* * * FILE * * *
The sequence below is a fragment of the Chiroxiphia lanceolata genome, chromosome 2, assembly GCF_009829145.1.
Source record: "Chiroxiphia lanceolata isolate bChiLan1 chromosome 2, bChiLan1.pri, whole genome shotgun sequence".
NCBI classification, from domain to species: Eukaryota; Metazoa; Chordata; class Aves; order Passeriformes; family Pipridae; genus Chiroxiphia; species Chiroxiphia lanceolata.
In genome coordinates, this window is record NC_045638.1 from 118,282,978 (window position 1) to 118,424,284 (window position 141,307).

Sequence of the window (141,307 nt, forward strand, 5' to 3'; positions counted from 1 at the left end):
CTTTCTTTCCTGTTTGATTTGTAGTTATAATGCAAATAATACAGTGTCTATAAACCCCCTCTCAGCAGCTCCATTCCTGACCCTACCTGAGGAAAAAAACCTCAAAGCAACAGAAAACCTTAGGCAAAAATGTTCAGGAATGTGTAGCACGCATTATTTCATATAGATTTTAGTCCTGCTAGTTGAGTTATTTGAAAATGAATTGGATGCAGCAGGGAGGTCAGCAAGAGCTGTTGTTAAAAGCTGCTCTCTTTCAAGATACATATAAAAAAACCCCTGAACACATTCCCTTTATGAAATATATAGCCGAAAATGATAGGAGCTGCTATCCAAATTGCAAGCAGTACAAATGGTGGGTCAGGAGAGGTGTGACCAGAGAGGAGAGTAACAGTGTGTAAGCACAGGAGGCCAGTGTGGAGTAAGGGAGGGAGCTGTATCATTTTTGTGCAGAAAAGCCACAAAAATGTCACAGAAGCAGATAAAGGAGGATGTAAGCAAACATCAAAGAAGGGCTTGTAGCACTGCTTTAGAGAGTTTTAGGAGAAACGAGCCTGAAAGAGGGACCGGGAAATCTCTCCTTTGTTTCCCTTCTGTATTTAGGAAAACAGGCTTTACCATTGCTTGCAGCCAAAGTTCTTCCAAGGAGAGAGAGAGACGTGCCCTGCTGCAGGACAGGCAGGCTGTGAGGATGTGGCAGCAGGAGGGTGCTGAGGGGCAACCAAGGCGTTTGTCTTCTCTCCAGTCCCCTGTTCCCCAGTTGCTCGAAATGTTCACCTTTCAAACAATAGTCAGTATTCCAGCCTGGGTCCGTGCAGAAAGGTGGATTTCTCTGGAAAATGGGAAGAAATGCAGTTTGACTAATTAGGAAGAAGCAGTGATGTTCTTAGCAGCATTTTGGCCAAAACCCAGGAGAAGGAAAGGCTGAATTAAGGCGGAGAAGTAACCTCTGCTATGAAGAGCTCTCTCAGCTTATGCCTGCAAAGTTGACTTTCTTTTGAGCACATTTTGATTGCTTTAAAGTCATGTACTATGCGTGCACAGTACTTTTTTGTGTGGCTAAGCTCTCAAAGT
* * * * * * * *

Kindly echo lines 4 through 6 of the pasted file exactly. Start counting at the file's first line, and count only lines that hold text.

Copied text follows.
In genome coordinates, this window is record NC_045638.1 from 118,282,978 (window position 1) to 118,424,284 (window position 141,307).

Sequence of the window (141,307 nt, forward strand, 5' to 3'; positions counted from 1 at the left end):
CTTTCTTTCCTGTTTGATTTGTAGTTATAATGCAAATAATACAGTGTCTATAAACCCCCTCTCAGCAGCTCCATTCCTGACCCTACCTGAGGAAAAAAACCTCAAAGCAACAGAAAACCTTAGGCAAAAATGTTCAGGAATGTGTAGCACGCATTATTTCATATAGATTTTAGTCCTGCTAGTTGAGTTATTTGAAAATGAATTGGATGCAGCAGGGAGGTCAGCAAGAGCTGTTGTTAAAAGCTGCTCTCTTTCAAGATACATATAAAAAAACCCCTGAACACATTCCCTTTATGAAATATATAGCCGAAAATGATAGGAGCTGCTATCCAAATTGCAAGCAGTACAAATGGTGGGTCAGGAGAGGTGTGACCAGAGAGGAGAGTAACAGTGTGTAAGCACAGGAGGCCAGTGTGGAGTAAGGGAGGGAGCTGTATCATTTTTGTGCAGAAAAGCCACAAAAATGTCACAGAAGCAGATAAAGGAGGATGTAAGCAAACATCAAAGAAGGGCTTGTAGCACTGCTTTAGAGAGTTTTAGGAGAAACGAGCCTGAAAGAGGGACCGGGAAATCTCTCCTTTGTTTCCCTTCTGTATTTAGGAAAACAGGCTTTACCATTGCTTGCAGCCAAAGTTCTTCCAAGGAGAGAGAGAGACGTGCCCTGCTGCAGGACAGGCAGGCTGTGAGGATGTGGCAGCAGGAGGGTGCTGAGGGGCAACCAAGGCGTTTGTCTTCTCTCCAGTCCCCTGTTCCCCAGTTGCTCGAAATGTTCACCTTTCAAACAATAGTCAGTATTCCAGCCTGGGTCCGTGCAGAAAGGTGGATTTCTCTGGAAAATGGGAAGAAATGCAGTTTGACTAATTAGGAAGAAGCAGTGATGTTCTTAGCAGCATTTTGGCCAAAACCCAGGAGAAGGAAAGGCTGAATTAAGGCGGAGAAGTAACCTCTGCTATGAAGAGCTCTCTCAGCTTATGCCTGCAAAGTTGACTTTCTTTTGAGCACATTTTGATTGCTTTAAAGTCATGTACTATGCGTGCACAGTACTTTTTTGTGTGGCTAAGCTCTCAAAGT